When it comes to selling outcomes, knowing what issues may arise during the sales cycle will help you prepare in advance and respond adeptly. Each of the involved personals may bring up different questions, issues, or objections. “From an operations perspective, I think one of the big objections and things to watch out for is the fact that very often it's the individual that you're talking to or their team who is going to be disrupted by the introduction of the service. So, you could be very eloquently talking about the value proposition of your outcomes-based service to a guy or gal who is thinking, well, this is going to take away my job. You have to be very conscious of who it is you're talking to and the implications of what it is you're proposing to the individual that you're dealing with. You need to reframe that to point out the unique opportunity of outcomes to free up the team to focus on something that's core to the business. It's going to deliver far more business value,” shares Alastair.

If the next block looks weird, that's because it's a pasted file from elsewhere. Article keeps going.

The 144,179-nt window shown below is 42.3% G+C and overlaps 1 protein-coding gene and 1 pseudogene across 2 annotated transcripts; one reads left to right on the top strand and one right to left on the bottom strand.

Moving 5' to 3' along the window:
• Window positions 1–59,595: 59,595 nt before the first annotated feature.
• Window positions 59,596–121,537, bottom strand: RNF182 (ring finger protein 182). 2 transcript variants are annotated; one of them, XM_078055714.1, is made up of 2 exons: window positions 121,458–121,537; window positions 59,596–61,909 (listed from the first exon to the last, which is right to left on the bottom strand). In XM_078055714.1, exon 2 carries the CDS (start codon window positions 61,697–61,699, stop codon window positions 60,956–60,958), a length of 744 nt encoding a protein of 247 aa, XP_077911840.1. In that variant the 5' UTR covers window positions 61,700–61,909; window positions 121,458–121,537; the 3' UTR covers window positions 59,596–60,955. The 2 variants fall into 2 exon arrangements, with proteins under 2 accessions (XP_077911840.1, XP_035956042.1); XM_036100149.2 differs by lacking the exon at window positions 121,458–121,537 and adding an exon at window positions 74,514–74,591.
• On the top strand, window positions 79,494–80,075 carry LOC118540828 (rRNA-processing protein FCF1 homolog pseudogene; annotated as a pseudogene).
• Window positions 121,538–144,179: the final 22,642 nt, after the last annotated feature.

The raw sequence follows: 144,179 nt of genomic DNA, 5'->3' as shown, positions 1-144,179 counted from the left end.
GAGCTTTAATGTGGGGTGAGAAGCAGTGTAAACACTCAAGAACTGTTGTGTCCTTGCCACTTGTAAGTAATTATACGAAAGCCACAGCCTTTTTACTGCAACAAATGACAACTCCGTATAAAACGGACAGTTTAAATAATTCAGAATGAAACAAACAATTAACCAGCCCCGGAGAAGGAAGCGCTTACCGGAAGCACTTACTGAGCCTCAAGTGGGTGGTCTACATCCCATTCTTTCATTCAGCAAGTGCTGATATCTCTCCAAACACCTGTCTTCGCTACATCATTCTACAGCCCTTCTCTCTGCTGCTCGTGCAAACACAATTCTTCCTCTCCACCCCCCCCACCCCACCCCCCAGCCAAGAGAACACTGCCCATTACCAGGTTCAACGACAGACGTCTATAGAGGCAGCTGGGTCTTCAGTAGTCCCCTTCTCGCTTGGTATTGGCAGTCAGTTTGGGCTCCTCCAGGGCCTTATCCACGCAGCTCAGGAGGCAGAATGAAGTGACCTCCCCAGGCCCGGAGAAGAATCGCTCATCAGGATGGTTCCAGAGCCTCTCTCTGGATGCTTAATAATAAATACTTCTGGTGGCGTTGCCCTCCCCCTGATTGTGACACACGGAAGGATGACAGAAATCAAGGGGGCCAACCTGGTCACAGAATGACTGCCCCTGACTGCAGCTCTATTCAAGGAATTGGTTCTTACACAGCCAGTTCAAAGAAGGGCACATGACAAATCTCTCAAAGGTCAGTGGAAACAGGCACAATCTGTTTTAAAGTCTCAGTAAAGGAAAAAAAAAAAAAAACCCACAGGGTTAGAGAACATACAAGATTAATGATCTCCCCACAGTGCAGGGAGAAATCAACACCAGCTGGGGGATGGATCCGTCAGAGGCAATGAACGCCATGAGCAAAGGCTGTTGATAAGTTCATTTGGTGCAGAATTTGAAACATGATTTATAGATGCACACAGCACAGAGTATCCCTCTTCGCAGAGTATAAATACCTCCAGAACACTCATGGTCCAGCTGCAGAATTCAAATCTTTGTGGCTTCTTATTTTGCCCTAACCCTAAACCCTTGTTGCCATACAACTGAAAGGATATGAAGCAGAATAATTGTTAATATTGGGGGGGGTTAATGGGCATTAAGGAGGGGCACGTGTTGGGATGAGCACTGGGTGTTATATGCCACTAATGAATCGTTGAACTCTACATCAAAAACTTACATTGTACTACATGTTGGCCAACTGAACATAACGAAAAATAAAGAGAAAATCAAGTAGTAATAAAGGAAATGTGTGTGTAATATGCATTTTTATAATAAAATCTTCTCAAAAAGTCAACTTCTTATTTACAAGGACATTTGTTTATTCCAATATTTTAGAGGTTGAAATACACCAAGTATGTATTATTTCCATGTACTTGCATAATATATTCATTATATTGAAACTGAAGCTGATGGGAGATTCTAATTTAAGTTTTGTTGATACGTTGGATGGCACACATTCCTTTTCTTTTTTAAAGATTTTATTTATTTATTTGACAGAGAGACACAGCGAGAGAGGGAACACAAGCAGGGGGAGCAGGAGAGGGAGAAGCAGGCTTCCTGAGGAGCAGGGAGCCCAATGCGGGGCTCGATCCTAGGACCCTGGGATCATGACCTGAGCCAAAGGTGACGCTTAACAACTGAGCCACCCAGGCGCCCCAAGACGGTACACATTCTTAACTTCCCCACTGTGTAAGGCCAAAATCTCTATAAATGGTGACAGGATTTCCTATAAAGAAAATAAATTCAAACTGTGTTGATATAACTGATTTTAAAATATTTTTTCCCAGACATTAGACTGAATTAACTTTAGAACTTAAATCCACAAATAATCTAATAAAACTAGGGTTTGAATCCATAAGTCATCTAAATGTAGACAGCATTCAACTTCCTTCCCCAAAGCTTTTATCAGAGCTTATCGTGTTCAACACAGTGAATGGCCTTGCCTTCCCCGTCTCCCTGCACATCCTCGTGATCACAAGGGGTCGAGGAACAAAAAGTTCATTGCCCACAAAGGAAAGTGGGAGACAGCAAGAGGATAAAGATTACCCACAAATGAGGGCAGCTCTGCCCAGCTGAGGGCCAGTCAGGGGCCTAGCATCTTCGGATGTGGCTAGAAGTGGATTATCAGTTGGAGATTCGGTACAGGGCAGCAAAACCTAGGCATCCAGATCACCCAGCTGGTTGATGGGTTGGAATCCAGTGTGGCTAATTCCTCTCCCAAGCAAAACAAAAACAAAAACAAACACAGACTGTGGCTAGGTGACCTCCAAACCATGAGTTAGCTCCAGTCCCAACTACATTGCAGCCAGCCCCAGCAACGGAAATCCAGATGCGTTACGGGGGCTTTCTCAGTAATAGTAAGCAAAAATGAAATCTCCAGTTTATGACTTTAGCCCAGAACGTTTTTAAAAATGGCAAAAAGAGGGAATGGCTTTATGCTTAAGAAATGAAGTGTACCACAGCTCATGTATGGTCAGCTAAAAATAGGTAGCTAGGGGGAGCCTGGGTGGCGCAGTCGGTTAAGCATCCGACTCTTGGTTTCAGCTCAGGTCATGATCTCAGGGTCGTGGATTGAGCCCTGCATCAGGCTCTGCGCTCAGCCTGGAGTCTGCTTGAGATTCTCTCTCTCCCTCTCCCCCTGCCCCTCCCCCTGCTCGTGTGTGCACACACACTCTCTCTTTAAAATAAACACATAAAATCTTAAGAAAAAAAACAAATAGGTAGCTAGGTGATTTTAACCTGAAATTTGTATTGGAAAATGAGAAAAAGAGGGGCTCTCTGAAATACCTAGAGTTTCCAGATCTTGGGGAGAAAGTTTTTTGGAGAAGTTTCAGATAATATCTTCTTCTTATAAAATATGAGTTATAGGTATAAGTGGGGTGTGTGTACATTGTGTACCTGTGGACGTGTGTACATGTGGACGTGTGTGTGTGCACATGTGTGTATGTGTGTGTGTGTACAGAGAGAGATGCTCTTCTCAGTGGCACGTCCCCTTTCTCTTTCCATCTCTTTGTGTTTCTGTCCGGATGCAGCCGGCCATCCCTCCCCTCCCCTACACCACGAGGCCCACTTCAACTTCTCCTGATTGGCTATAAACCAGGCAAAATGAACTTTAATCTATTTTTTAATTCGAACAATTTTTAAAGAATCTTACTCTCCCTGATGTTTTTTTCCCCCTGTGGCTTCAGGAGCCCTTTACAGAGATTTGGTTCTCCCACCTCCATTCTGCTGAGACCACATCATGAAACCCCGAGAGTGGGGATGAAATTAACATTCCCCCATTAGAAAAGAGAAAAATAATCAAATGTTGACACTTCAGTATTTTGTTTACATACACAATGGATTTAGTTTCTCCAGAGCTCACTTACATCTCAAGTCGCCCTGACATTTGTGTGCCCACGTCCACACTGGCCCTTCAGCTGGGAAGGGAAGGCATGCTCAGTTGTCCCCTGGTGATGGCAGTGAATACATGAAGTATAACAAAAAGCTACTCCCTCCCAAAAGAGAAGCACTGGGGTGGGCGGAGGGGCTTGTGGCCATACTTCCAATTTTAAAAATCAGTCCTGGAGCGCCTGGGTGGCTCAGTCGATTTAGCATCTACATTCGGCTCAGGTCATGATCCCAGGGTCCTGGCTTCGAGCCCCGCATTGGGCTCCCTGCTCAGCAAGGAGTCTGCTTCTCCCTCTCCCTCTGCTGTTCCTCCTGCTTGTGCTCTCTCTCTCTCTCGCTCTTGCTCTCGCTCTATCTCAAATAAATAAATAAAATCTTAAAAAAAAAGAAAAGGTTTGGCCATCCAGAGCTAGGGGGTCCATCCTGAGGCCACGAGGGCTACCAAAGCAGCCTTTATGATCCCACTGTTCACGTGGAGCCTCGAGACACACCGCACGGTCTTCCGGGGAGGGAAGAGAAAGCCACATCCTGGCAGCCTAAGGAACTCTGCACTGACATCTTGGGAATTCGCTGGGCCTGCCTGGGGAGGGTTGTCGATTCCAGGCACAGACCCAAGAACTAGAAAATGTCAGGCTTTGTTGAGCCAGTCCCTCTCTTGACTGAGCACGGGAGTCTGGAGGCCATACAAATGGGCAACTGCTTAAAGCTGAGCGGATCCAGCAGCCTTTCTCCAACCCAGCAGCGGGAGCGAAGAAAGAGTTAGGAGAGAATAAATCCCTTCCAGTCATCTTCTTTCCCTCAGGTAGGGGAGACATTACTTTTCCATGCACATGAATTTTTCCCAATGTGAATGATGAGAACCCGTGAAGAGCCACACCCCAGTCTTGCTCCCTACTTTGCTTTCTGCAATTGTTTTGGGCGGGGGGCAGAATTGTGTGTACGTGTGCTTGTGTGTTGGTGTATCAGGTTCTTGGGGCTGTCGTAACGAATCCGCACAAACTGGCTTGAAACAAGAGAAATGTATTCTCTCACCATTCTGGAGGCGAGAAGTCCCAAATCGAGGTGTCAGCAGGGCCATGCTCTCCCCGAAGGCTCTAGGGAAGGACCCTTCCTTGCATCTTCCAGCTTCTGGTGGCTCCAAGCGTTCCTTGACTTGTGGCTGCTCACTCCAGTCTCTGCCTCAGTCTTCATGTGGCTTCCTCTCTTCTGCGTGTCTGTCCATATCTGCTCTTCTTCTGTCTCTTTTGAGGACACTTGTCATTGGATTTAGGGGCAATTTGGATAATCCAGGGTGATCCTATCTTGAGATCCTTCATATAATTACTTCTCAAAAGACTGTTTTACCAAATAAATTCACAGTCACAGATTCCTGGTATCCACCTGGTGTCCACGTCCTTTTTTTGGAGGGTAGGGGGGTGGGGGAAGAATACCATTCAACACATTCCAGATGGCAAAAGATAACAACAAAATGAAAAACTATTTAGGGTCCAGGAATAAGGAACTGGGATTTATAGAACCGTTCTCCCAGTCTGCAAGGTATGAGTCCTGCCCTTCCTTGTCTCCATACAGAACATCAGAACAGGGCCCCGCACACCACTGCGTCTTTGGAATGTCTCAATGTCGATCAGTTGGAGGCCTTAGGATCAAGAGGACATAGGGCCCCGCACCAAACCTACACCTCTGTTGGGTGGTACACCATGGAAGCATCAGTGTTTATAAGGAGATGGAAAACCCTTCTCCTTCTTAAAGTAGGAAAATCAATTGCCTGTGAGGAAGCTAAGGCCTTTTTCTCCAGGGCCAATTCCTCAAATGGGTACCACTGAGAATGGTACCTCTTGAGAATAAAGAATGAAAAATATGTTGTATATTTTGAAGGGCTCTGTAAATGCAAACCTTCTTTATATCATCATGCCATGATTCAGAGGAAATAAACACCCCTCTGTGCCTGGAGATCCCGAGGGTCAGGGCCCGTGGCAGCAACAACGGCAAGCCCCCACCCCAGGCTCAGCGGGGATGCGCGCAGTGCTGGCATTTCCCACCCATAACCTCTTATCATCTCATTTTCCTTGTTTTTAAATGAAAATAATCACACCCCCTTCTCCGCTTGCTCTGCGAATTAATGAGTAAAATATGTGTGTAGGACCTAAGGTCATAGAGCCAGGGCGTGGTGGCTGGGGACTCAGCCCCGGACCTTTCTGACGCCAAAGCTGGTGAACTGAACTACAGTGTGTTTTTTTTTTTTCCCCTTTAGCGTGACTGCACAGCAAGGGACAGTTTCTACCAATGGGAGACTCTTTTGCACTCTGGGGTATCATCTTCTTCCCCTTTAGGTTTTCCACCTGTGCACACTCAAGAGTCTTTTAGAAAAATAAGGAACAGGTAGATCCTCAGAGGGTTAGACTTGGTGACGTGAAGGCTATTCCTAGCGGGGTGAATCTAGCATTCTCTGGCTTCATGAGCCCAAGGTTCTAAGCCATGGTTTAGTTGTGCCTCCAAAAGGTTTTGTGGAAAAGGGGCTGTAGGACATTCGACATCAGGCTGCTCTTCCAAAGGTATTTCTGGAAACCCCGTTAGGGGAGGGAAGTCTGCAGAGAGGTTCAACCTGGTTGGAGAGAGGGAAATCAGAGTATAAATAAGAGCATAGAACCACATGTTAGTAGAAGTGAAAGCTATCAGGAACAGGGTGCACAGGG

The management team will likely want more detail on this same angle – what other activities will an outcomes agreement enable them to have time for? What does this add to their bottom line?

“From a finance perspective they’ll be looking at how the spend will change in moving from CapEx to OpEx and determining if that is acceptable and beneficial for the company. Again, we’ve had some experience of getting to very late stages of trying to position a deal only for the finance team to say, well, this simply won't work because actually, there's some advantage for us holding capital on our balance sheet. It makes our company valuation look more positive. I wouldn't second guess the objections that might emerge from finance. The key is to get it in front of finance as early as you can to seek an opinion,” urges Alastair.